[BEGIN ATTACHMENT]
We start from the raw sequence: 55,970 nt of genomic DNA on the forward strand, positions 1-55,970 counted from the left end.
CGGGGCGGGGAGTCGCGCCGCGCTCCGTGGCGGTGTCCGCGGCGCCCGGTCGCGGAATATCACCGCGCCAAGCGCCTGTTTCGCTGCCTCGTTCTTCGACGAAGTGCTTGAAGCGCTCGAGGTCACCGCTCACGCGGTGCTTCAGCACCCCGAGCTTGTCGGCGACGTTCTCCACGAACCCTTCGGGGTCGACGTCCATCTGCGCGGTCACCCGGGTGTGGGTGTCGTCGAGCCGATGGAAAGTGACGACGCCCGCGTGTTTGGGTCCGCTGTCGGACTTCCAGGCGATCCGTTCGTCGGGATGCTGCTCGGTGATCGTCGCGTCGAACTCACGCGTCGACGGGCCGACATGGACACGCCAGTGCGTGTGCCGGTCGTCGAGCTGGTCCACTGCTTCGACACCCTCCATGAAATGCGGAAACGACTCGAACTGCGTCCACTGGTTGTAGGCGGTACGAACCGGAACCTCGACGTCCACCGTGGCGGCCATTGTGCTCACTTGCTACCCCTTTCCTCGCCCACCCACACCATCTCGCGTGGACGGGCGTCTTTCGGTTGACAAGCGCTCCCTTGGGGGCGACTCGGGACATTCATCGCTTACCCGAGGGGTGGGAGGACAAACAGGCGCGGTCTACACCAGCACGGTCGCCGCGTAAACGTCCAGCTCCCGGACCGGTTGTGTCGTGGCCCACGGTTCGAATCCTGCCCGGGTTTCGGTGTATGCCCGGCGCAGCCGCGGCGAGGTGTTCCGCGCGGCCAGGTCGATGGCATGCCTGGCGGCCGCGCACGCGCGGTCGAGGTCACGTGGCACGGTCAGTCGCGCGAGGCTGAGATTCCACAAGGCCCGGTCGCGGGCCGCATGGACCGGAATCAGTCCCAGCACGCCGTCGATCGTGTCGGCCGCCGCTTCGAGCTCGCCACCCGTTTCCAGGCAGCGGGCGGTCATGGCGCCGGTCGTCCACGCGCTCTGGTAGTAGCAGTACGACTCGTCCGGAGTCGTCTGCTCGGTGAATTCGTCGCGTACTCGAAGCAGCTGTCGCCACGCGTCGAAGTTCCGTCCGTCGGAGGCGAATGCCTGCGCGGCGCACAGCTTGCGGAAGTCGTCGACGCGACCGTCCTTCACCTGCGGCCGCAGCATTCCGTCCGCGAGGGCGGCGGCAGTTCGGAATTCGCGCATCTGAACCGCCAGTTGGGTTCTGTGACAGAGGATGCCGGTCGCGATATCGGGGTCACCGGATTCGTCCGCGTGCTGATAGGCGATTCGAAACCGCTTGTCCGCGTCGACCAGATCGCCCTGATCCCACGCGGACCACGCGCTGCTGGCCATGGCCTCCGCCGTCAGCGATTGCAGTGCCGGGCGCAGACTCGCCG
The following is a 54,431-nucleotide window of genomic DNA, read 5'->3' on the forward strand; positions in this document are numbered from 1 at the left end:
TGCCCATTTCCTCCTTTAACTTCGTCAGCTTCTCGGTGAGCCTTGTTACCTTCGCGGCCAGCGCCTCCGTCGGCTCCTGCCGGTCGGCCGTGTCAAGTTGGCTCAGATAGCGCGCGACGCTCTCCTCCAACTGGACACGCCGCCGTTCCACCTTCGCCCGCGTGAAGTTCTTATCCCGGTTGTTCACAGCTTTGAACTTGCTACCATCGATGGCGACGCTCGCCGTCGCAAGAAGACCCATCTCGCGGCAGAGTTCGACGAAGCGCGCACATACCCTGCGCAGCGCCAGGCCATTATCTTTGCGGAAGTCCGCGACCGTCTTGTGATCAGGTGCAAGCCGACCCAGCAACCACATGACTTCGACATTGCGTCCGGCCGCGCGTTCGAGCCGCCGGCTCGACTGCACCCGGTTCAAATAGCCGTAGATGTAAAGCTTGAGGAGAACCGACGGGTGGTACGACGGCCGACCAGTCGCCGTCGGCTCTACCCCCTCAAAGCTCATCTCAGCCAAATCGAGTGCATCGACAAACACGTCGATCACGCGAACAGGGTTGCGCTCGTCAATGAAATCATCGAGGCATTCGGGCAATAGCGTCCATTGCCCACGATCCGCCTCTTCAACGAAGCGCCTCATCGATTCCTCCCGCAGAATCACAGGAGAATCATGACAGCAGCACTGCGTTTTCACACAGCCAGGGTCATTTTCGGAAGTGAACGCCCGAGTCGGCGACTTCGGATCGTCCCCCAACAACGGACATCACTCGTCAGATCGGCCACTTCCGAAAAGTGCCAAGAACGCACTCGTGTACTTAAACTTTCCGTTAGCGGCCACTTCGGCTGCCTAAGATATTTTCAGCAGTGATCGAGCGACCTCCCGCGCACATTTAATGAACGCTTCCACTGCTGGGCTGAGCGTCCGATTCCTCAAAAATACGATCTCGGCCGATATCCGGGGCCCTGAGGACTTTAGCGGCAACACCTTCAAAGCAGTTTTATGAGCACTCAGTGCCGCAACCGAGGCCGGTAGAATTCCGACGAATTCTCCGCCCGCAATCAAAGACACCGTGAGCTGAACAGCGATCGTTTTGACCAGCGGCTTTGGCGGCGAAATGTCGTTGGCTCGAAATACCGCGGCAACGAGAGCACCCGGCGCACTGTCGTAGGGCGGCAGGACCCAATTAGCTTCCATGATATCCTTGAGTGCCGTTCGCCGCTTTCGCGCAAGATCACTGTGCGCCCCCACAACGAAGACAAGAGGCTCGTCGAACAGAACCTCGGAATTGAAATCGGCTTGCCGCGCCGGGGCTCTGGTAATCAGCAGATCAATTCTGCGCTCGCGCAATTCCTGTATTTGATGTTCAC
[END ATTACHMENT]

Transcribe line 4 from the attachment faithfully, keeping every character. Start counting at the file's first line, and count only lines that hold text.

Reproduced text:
TGCCCATTTCCTCCTTTAACTTCGTCAGCTTCTCGGTGAGCCTTGTTACCTTCGCGGCCAGCGCCTCCGTCGGCTCCTGCCGGTCGGCCGTGTCAAGTTGGCTCAGATAGCGCGCGACGCTCTCCTCCAACTGGACACGCCGCCGTTCCACCTTCGCCCGCGTGAAGTTCTTATCCCGGTTGTTCACAGCTTTGAACTTGCTACCATCGATGGCGACGCTCGCCGTCGCAAGAAGACCCATCTCGCGGCAGAGTTCGACGAAGCGCGCACATACCCTGCGCAGCGCCAGGCCATTATCTTTGCGGAAGTCCGCGACCGTCTTGTGATCAGGTGCAAGCCGACCCAGCAACCACATGACTTCGACATTGCGTCCGGCCGCGCGTTCGAGCCGCCGGCTCGACTGCACCCGGTTCAAATAGCCGTAGATGTAAAGCTTGAGGAGAACCGACGGGTGGTACGACGGCCGACCAGTCGCCGTCGGCTCTACCCCCTCAAAGCTCATCTCAGCCAAATCGAGTGCATCGACAAACACGTCGATCACGCGAACAGGGTTGCGCTCGTCAATGAAATCATCGAGGCATTCGGGCAATAGCGTCCATTGCCCACGATCCGCCTCTTCAACGAAGCGCCTCATCGATTCCTCCCGCAGAATCACAGGAGAATCATGACAGCAGCACTGCGTTTTCACACAGCCAGGGTCATTTTCGGAAGTGAACGCCCGAGTCGGCGACTTCGGATCGTCCCCCAACAACGGACATCACTCGTCAGATCGGCCACTTCCGAAAAGTGCCAAGAACGCACTCGTGTACTTAAACTTTCCGTTAGCGGCCACTTCGGCTGCCTAAGATATTTTCAGCAGTGATCGAGCGACCTCCCGCGCACATTTAATGAACGCTTCCACTGCTGGGCTGAGCGTCCGATTCCTCAAAAATACGATCTCGGCCGATATCCGGGGCCCTGAGGACTTTAGCGGCAACACCTTCAAAGCAGTTTTATGAGCACTCAGTGCCGCAACCGAGGCCGGTAGAATTCCGACGAATTCTCCGCCCGCAATCAAAGACACCGTGAGCTGAACAGCGATCGTTTTGACCAGCGGCTTTGGCGGCGAAATGTCGTTGGCTCGAAATACCGCGGCAACGAGAGCACCCGGCGCACTGTCGTAGGGCGGCAGGACCCAATTAGCTTCCATGATATCCTTGAGTGCCGTTCGCCGCTTTCGCGCAAGATCACTGTGCGCCCCCACAACGAAGACAAGAGGCTCGTCGAACAGAACCTCGGAATTGAAATCGGCTTGCCGCGCCGGGGCTCTGGTAATCAGCAGATCAATTCTGCGCTCGCGCAATTCCTGTATTTGATGTTCAC